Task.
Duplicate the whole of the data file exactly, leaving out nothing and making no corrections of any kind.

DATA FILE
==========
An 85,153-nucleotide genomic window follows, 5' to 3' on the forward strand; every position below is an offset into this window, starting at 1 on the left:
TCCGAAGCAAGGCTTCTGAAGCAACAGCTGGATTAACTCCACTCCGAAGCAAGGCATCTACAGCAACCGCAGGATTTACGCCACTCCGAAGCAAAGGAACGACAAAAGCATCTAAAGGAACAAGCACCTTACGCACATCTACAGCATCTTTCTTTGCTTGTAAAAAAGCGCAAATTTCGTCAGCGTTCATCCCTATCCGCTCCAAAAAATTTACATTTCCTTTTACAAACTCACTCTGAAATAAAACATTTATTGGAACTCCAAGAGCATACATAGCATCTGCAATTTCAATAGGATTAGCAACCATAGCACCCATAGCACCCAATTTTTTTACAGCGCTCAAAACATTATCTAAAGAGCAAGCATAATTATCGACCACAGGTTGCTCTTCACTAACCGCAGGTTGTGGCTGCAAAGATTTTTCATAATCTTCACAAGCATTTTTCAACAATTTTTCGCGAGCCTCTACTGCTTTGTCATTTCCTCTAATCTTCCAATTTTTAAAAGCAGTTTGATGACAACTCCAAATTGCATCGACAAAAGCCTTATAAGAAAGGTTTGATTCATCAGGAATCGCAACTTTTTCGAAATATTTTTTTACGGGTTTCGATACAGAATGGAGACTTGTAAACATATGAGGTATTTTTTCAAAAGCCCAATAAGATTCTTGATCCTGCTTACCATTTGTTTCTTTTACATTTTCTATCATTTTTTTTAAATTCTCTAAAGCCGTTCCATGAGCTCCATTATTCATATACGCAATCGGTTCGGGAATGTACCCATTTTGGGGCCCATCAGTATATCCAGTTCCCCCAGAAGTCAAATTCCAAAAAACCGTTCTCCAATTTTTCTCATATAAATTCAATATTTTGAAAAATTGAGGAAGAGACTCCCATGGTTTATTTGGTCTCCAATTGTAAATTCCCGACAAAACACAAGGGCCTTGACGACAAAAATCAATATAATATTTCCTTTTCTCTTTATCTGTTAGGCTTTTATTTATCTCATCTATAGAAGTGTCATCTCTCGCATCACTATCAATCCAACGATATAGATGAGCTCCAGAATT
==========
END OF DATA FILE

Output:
An 85,153-nucleotide genomic window follows, 5' to 3' on the forward strand; every position below is an offset into this window, starting at 1 on the left:
TCCGAAGCAAGGCTTCTGAAGCAACAGCTGGATTAACTCCACTCCGAAGCAAGGCATCTACAGCAACCGCAGGATTTACGCCACTCCGAAGCAAAGGAACGACAAAAGCATCTAAAGGAACAAGCACCTTACGCACATCTACAGCATCTTTCTTTGCTTGTAAAAAAGCGCAAATTTCGTCAGCGTTCATCCCTATCCGCTCCAAAAAATTTACATTTCCTTTTACAAACTCACTCTGAAATAAAACATTTATTGGAACTCCAAGAGCATACATAGCATCTGCAATTTCAATAGGATTAGCAACCATAGCACCCATAGCACCCAATTTTTTTACAGCGCTCAAAACATTATCTAAAGAGCAAGCATAATTATCGACCACAGGTTGCTCTTCACTAACCGCAGGTTGTGGCTGCAAAGATTTTTCATAATCTTCACAAGCATTTTTCAACAATTTTTCGCGAGCCTCTACTGCTTTGTCATTTCCTCTAATCTTCCAATTTTTAAAAGCAGTTTGATGACAACTCCAAATTGCATCGACAAAAGCCTTATAAGAAAGGTTTGATTCATCAGGAATCGCAACTTTTTCGAAATATTTTTTTACGGGTTTCGATACAGAATGGAGACTTGTAAACATATGAGGTATTTTTTCAAAAGCCCAATAAGATTCTTGATCCTGCTTACCATTTGTTTCTTTTACATTTTCTATCATTTTTTTTAAATTCTCTAAAGCCGTTCCATGAGCTCCATTATTCATATACGCAATCGGTTCGGGAATGTACCCATTTTGGGGCCCATCAGTATATCCAGTTCCCCCAGAAGTCAAATTCCAAAAAACCGTTCTCCAATTTTTCTCATATAAATTCAATATTTTGAAAAATTGAGGAAGAGACTCCCATGGTTTATTTGGTCTCCAATTGTAAATTCCCGACAAAACACAAGGGCCTTGACGACAAAAATCAATATAATATTTCCTTTTCTCTTTATCTGTTAGGCTTTTATTTATCTCATCTATAGAAGTGTCATCTCTCGCATCACTATCAATCCAACGATATAGATGAGCTCCAGAATT